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Meredith Martin

Graduate Student, Yale University


Forest management and succession


Forest management and succession

Research locations

New World


My broad research interests lie in the ecology of economically important forest species and community forest management. Currently I am particularly interested in the resiliency of linked social-ecological systems, and how these systems react to changing market and environmental pressures. I have also conducted research on non-timber forest products in Mexico and Peru. In Mexico, I examined impacts of both management and biophysical factors on a wild-harvested Agave species that is used to make mescal, a traditional liquor. In Peru, I studied a berry called camu-camu (Myrciaria dubia) that has been commercially harvested from ox-bow lakes for over 25 years by local communities, and compared changes in population structure to an ecologically similar but un-harvested species in the same lake.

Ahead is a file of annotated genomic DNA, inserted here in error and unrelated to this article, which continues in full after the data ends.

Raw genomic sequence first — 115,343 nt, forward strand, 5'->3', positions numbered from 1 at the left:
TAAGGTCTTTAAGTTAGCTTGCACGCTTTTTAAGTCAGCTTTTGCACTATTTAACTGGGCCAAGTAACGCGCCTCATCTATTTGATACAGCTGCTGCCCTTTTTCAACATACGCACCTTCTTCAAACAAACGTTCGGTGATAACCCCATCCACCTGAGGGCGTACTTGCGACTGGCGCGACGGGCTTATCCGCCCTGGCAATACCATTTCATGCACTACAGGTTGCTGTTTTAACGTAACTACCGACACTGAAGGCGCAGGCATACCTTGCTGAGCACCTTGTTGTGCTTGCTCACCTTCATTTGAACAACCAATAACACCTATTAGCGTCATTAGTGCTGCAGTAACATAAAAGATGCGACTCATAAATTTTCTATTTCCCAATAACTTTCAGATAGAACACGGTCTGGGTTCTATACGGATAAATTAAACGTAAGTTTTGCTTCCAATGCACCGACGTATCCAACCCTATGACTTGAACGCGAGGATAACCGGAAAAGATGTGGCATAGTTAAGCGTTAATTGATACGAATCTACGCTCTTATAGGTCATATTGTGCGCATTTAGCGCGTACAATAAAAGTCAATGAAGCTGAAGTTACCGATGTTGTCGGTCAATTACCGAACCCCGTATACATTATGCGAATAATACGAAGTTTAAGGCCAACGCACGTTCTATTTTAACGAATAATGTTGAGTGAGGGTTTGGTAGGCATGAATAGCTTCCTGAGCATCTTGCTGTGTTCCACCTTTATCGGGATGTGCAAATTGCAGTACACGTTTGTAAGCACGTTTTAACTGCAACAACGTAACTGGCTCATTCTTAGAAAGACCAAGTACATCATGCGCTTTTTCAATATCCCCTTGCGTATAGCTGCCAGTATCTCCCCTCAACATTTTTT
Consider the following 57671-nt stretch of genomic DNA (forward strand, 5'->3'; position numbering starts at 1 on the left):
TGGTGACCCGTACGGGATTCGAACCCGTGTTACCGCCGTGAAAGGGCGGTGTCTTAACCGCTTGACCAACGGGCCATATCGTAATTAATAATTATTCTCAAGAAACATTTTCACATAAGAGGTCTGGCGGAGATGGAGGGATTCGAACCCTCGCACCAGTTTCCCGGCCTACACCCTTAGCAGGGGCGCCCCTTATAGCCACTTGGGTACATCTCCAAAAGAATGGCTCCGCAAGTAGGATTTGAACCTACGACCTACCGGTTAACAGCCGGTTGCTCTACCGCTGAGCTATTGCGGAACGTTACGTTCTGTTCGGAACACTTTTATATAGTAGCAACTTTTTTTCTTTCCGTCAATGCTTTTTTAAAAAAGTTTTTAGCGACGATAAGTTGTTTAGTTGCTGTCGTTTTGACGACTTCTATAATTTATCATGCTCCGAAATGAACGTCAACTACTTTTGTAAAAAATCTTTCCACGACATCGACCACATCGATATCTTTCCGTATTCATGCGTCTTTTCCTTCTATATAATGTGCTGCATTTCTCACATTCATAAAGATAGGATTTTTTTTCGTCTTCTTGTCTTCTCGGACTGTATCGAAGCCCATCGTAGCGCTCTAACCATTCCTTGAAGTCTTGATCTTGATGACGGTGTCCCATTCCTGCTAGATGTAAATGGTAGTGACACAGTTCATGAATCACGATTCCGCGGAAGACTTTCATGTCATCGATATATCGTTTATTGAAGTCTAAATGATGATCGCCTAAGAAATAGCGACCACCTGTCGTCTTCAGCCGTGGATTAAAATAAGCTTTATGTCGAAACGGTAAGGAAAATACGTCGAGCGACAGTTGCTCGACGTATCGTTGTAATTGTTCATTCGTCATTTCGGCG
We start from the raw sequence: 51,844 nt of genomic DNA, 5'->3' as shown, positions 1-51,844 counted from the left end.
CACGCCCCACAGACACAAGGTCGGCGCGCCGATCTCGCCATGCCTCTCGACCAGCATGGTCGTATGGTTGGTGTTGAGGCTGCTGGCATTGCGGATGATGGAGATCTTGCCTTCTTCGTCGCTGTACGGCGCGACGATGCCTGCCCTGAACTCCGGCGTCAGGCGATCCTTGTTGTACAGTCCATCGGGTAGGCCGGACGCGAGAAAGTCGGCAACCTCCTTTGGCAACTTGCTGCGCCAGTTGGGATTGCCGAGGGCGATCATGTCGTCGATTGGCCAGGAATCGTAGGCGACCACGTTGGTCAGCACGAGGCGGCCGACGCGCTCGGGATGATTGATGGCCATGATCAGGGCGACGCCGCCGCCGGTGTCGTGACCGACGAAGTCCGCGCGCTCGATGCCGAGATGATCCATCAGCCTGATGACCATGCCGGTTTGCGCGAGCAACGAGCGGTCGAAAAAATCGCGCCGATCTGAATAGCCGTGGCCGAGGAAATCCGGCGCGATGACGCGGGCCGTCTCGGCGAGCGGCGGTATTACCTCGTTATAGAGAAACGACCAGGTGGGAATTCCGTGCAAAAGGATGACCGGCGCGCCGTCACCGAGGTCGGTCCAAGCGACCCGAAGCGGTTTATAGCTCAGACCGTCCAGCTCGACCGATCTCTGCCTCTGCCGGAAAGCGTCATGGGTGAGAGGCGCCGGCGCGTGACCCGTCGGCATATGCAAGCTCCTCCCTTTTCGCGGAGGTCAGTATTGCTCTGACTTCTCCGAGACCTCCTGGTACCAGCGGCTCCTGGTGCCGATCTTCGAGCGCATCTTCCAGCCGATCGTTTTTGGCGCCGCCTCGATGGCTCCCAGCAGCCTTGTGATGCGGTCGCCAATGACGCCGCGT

Selected Publications

Martin, M., C.M. Peters, M. Ashton. 2014. Revisiting camu-camu (Myrciaria dubia): Twenty-seven years of fruit collection and flooding at an oxbow lake in Peruvian Amazonia. Economic Botany.

Martin, M., C.M. Peters, M. Palmer, C. Illsley. 2011. Effect of habitat and grazing on the regeneration of wild Agave cupreata in Guerrero, Mexico. Forest Ecology & Management 262: 1443-1451.